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SCOTT: Trump tariffs are a mistake

Tariffs will raise prices, eliminate jobs and make America less safe

<p>President Trump at a rally for steel workers.</p>

President Trump at a rally for steel workers.

President Donald Trump recently implemented new tariffs that will increase the tax on steel imports by 25 percent and aluminum imports by 10 percent. Trump touted the tariffs as a way to protect American jobs and enhance national security — if only that were true. In reality, these tariffs are a surefire way to raise prices, eliminate jobs and make America less safe. 

A supporter of these tariffs might argue that the tax on imports will raise the price of steel and aluminum from other countries and level the playing field for domestic firms, who have to pay higher labor costs than many other countries. This leveling of the playing field will lead domestic firms, the supporter might say, to be more successful and, thus, able to hire more workers or prevent the firing of employees. Furthermore, by protecting the steel and aluminum industries, the United States will be safer since it will not be dependent on other countries for those resources.

This argument, while enticing at first glance, is flawed. It paints a rosy picture of the effects of the tariffs by failing to take into account all of their consequences. For starters, the argument does not address the adverse effect that an increase in prices will have on consumers and businesses. Since steel and aluminum are inputs for many consumer products ranging from soda cans to automobiles, these tariffs will force businesses to raise the price of their products to maintain their same level of profits. Therefore, the tariffs will directly and negatively affect Americans every time they go to buy those products. 

One could respond to this negative outlook on the tarriffs by claiming that the increase in price will likely be small and, therefore, worth it if it results in new jobs. Even if the increase in price will be small, a small difference in the price of one unit of steel will make a big difference for businesses that buy large quantities of steel. According to Ducker Worldwide, a research and consulting firm, the average automaker uses approximately 2,925 pounds of steel and 526 pounds of aluminum to produce the average vehicle. 

With these tariffs increasing the price of that metal, Joseph Amaturo, an analyst at Buckingham Research Group, estimates that that could add $300 to the cost of producing a car. This increase comes at a time when many Americans are struggling to make ends meet — every penny matters to them. Furthermore, the tariffs will certainly result in higher prices — if not, they are entirely useless to begin with since they would not incentivize people to buy domestic goods in the first place — but it is far from certain that they will result in new jobs.

In fact, the tariffs will likely cause job loss. According to the Council on Foreign Relations, the tariffs could lead to 18,000 to 40,000 jobs lost in the U.S. auto industry alone. Moreover, the Trade Partnership calculated that the tariffs will produce a net loss of almost 146,000 jobs. This may be the result of many different factors. First of all, many businesses use steel either as a component of their products or in the machinery used to create their products. As noted above, a small difference in the per-unit price of steel will generate a large difference in the bottom line of that business. Depending on the characteristics of the business, the change in price may be enough to force the business to fire workers.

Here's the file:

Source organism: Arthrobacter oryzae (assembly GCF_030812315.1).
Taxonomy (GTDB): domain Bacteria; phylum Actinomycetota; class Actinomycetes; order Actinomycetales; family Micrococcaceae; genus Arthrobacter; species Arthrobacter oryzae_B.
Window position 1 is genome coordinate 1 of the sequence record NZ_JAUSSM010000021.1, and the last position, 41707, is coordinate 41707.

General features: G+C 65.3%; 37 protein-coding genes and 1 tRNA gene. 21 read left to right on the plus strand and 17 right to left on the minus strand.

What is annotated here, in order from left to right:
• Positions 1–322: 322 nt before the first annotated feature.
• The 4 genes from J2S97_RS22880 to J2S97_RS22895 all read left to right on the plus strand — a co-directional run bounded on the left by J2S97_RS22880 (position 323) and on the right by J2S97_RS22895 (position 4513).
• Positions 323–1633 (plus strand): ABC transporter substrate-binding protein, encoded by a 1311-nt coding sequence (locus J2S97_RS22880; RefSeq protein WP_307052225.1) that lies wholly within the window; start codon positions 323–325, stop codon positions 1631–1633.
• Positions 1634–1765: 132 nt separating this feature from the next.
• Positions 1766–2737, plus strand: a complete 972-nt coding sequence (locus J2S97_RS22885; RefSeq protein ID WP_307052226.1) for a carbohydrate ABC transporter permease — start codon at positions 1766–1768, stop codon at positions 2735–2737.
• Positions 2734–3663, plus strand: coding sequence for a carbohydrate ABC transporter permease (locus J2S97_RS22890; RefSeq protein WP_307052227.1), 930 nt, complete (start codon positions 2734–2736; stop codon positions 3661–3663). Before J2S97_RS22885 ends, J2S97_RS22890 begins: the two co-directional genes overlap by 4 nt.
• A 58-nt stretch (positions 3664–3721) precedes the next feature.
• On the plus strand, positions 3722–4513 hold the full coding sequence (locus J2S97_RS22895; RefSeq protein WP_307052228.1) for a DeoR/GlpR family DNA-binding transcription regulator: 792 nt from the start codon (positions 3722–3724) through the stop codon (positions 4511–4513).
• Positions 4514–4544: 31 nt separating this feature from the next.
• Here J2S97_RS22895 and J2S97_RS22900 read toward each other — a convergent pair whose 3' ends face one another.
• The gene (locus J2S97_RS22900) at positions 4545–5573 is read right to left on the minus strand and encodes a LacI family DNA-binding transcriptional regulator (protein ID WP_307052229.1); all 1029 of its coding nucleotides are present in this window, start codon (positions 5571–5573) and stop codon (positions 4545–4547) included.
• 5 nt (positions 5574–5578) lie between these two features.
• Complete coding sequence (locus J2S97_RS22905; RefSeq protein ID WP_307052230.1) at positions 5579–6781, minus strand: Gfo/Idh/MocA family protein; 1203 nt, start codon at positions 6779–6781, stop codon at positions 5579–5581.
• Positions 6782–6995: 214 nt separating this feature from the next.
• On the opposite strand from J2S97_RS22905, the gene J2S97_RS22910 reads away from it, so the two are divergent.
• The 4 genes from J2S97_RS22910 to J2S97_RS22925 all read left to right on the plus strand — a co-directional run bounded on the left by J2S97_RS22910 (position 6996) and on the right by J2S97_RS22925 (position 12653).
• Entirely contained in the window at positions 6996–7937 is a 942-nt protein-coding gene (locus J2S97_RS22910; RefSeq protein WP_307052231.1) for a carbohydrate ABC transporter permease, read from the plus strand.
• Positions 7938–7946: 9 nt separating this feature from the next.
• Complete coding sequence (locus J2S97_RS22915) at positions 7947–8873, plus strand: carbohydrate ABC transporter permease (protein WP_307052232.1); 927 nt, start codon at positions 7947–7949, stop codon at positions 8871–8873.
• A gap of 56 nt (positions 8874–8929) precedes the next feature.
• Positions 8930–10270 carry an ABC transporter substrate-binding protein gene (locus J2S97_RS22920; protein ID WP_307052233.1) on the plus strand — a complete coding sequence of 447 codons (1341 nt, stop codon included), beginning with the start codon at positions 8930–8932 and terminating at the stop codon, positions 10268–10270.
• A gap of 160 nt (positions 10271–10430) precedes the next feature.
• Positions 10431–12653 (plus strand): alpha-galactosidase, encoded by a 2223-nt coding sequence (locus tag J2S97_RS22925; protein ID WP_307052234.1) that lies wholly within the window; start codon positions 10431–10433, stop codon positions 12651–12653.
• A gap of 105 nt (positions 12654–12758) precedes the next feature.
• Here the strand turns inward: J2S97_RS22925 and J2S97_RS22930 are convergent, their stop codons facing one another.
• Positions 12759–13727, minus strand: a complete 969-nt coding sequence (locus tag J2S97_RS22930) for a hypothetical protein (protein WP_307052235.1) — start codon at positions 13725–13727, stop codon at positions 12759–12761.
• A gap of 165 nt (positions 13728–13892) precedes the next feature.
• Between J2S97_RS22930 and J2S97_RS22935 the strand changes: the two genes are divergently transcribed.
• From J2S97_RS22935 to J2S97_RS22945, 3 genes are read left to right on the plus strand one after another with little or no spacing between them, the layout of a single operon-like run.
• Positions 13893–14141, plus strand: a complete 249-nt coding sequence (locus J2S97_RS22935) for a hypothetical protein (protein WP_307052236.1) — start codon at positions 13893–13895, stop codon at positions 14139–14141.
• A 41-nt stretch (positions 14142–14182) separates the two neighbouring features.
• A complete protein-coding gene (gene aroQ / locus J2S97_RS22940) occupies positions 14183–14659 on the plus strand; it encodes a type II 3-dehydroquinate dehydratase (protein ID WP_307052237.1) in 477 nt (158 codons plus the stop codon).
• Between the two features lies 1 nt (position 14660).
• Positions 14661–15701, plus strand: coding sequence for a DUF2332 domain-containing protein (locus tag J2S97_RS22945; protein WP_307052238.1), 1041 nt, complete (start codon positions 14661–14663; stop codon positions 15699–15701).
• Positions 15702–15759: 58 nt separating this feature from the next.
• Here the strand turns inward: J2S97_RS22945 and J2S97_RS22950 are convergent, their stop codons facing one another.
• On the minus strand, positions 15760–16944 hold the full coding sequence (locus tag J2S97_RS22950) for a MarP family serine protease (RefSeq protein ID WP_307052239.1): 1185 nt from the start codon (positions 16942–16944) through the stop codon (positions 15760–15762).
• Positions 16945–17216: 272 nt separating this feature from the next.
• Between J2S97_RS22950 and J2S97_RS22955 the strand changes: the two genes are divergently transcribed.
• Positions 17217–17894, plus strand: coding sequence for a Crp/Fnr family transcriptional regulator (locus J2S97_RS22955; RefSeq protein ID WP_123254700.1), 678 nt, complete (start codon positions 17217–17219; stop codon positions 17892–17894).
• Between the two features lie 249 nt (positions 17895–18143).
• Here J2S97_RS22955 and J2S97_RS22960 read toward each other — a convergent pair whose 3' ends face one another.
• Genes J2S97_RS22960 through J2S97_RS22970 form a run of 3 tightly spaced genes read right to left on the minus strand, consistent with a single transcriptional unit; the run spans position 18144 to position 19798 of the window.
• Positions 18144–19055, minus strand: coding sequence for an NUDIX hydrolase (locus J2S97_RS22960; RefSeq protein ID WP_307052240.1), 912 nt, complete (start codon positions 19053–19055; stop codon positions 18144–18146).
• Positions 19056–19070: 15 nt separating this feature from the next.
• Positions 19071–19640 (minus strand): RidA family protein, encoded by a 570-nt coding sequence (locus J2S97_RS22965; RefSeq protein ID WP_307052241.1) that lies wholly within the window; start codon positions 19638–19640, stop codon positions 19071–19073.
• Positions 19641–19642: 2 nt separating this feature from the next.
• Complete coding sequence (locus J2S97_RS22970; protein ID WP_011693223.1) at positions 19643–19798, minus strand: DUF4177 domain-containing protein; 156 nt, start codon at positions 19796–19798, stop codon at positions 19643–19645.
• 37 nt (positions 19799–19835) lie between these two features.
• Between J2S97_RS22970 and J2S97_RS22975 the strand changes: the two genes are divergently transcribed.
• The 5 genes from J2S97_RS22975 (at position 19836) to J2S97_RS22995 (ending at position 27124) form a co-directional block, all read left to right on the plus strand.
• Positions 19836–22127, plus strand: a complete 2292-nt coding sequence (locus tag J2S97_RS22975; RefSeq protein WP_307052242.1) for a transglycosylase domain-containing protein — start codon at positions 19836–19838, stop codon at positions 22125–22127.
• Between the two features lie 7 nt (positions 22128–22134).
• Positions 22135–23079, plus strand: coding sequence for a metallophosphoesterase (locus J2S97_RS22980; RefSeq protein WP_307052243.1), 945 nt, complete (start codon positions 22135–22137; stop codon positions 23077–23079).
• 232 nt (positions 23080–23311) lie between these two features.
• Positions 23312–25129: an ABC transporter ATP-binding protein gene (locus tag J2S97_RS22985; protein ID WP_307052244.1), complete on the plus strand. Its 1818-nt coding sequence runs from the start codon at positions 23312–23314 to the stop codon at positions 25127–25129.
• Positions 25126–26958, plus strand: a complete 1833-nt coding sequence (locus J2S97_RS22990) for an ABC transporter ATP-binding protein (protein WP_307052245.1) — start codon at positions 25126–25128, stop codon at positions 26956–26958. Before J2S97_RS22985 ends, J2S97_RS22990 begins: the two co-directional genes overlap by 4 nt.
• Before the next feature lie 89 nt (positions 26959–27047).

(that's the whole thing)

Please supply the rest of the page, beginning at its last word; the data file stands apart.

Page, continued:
Other nations' reactions to the tariff increase might also result in job loss. Since imposing tariffs puts products that originate in other countries at a disadvantage, the affected countries seek to discourage the tariff imposer through retaliation. Thus, the affected countries will impose tariffs in response to the initial imposition. We are already seeing countries respond to the newly implemented tariffs. For example, since the implementation of the new tariffs, China has announced that it will impose additional tariffs on 128 U.S. products including pork, wine and fruit. This new policy will assuredly hurt U.S. businesses that export those products and, as a result, hurt the employees of those businesses.

The final claim of the pro-tariff argument that we must examine is whether imposing tariffs truly will improve national security. The supporter will argue that steel, being vital to our national security, needs to be protected in case we go to war and cannot rely on our enemies for steel anymore. This case, however, seems weak considering the vast majority of steel imports come from our allies. Furthermore, allies have felt rebuffed by the imposition of these tariffs, which will likely have consequences for the United States in future diplomatic exchanges with those allies. Overall, it seems that given the choice between steel and allies or just steel, the president has chosen the latter.

After examining each assertion that the pro-tariff argument makes, I believe that the argument fails and that the implementation of these tariffs will be a costly error resulting in higher costs, fewer jobs and a less secure nation.

Gavin Scott is an Opinion columnist for The Cavalier Daily. He can be reached at

CORRECTION: A previous iteration of this column referred to Ducker Worldwide as Ducker Worldwide-FSG. The column has been changed to reflect the company's correct name.